¡Hola Papi! is the preeminent deranged advice column from writer and author John Paul Brammer, now living on Substack! If you’ve ever wanted advice from a Twitter-addled gay Mexican with anxiety, here is your chance. Support this column by sharing it and subscribing below, and send him a letter at email@example.com
I'm a Taurus enby, I'm gay, and yes, I'm annoying. Sometimes I think it's one of my endearing traits. But that doesn’t make it any less hurtful when life reminds me that, no, really, I’m actually annoying. I feel like I can’t help it! I tend to project my insecurities onto other people, and that can be tiring for others. I try to be aware of this tendency and not let it rule my life.
But one incident this morning tripped me up. I accidentally signed into the wrong Instagram account where I hadn’t unfollowed this boy I have a history with. I couldn’t resist the urge to check on him, and doing so made me feel genuinely anxious because I saw some, uh, what do they call “subtweets” on Instagram? “Substories?”
Anyway, I saw them, and they wrecked my day. I told one of my best friends about this to vent, and he told me “no one cares about you that much” and that my antics made him feel “tired.” Papi, that hit me in the gut. A person I truly cared about was calling me annoying.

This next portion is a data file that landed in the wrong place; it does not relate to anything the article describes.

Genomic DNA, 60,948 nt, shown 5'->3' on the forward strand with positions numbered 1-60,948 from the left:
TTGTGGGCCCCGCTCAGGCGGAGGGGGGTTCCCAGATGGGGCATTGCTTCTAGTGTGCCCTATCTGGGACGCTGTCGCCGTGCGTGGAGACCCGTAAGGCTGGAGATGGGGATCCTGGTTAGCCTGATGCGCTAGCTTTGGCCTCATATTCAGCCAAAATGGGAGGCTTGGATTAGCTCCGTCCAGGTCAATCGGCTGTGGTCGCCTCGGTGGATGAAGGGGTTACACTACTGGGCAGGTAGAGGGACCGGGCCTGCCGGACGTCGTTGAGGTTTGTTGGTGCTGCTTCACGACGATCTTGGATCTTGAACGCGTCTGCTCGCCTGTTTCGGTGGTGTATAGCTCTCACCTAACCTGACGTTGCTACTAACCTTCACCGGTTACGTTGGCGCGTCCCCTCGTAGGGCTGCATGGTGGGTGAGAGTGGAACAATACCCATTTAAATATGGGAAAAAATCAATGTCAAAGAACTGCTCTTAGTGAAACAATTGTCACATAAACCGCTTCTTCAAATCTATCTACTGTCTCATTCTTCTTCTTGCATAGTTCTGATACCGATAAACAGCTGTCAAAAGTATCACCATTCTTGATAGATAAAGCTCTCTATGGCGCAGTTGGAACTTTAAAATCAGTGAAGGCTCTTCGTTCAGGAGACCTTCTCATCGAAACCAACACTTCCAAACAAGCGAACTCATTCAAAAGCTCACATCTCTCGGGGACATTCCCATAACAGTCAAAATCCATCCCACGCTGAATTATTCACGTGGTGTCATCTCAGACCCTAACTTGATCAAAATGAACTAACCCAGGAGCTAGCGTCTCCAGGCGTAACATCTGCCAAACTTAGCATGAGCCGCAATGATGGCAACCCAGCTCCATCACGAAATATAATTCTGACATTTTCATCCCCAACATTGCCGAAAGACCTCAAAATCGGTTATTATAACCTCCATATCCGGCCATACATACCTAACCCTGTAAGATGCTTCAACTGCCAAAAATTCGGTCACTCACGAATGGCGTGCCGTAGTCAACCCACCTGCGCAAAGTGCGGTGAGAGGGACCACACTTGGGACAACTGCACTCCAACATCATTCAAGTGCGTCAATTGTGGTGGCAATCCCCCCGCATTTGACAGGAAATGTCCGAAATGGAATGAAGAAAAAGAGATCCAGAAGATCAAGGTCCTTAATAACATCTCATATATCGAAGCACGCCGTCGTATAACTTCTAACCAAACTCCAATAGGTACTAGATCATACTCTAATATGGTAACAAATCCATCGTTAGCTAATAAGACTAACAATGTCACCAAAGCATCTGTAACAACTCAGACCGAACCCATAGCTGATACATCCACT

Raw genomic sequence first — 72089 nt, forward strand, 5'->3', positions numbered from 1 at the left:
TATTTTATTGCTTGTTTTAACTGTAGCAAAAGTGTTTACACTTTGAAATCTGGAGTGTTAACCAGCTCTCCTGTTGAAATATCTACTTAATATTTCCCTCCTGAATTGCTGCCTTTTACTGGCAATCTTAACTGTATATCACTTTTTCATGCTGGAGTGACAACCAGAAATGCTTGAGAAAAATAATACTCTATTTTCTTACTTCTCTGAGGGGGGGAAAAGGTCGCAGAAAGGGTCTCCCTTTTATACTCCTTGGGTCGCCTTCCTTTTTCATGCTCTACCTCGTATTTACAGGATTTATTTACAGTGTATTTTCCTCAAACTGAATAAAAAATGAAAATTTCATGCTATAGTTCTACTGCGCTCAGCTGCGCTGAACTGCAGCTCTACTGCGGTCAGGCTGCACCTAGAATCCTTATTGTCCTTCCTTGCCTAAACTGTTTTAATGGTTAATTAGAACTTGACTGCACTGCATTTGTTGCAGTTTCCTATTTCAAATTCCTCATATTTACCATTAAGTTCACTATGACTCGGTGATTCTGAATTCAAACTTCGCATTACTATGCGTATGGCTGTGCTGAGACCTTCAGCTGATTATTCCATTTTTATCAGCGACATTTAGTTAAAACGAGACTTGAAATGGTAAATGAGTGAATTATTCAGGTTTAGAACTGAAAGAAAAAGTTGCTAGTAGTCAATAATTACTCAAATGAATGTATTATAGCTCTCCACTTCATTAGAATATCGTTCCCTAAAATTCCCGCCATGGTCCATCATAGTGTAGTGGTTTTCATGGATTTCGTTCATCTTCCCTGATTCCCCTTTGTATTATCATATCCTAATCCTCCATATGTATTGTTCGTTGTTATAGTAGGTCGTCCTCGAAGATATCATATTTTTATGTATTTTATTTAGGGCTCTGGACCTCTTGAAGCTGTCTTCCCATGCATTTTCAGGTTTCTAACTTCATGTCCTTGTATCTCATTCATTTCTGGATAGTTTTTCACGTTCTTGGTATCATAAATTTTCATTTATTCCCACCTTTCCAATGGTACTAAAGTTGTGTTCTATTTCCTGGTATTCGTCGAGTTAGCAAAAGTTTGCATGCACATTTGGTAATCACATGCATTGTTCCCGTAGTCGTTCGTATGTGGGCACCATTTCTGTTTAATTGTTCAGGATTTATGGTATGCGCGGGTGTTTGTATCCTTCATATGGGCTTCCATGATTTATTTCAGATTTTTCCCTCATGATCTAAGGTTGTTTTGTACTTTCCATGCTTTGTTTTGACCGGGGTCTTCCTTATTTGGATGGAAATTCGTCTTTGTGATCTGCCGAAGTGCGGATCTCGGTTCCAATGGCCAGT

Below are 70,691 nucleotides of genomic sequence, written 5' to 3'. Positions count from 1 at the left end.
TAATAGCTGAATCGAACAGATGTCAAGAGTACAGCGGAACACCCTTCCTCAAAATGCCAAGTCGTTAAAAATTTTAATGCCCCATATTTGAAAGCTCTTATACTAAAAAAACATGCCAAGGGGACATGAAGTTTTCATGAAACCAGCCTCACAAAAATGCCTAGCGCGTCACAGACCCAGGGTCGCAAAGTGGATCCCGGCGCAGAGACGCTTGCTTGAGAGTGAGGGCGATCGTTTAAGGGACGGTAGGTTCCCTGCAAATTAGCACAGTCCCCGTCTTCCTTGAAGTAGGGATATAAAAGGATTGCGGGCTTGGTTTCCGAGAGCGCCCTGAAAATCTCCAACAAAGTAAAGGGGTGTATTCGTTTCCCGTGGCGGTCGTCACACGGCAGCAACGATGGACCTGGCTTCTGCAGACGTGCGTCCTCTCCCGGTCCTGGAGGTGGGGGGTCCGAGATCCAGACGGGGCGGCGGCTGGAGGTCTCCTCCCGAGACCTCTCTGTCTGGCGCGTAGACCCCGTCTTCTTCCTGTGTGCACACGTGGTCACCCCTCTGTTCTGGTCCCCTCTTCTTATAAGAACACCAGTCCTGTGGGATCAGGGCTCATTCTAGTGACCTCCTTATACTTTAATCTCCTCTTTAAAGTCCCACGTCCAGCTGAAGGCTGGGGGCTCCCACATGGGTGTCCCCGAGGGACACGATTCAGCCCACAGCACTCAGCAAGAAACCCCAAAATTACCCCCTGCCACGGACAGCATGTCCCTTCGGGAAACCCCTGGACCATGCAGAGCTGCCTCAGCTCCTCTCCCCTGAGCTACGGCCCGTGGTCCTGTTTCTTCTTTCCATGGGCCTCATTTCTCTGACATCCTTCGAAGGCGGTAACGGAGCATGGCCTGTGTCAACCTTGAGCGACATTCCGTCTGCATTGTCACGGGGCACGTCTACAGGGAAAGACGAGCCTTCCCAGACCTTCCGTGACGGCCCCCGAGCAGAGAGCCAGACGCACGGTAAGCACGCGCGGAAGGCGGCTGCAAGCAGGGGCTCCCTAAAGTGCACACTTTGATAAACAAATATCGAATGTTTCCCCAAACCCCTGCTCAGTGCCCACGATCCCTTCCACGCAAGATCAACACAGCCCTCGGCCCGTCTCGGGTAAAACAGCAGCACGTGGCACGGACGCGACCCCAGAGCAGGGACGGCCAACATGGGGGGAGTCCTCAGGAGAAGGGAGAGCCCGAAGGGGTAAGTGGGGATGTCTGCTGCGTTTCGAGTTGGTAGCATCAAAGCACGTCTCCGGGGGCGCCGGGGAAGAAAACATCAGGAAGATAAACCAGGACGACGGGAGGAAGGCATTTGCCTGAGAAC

I spent most of the day crying in my office's bathroom, feeling worthless and shitty. What do I do with this pain? What should I say to my best friend, and how do I either stop being annoying or stop caring so much about it?
I have a lot of people in my life who I love dearly. I want the best for them. I worry about them. When they succeed, I’m happy. When they fail, I try my best to be there for them. There are many people wandering this earth with whom I feel I have a sacred bond; relationships I hope to keep until my dying day.
And yet, no matter how much I might love someone, no matter how much I respect them and cherish them and would be willing to sacrifice my organs for them if they asked, there is not a single person alive who I’ve known for a significant period of time that hasn’t, at some point, annoyed me.
Here are some “fun” facts about me, AE: I’m crabby. I hate loud noises. I am a terrible texter. Catch me making entire threads on Twitter while my loved ones are asking me if I’m alive. I like attention, but only of a quiet, specific sort. Other kinds make me nervous and hostile.
I’m not done! I tend to “pick” at things. When I’m anxious about something I ask a million questions, hoping I can probe the problem to death. I am a poor team player. I don’t like working with others, and I don’t think they like working with me. I am prone to fits of passion for projects that excite me and I will stay up day and night to complete them at a breakneck pace. But then, when I am assigned something, I become flighty, distracted, and less than trustworthy.
Whew, that felt good. The point is, I am annoyed quite a bit, and I provide ample reasons for other people to be annoyed with me. Humanity is an enormous group project, and we are all unwilling partners in it, and that means we will often (often) be annoyed with one another. Being annoyed has been, like, half of my existence so far. That’s a conservative estimate.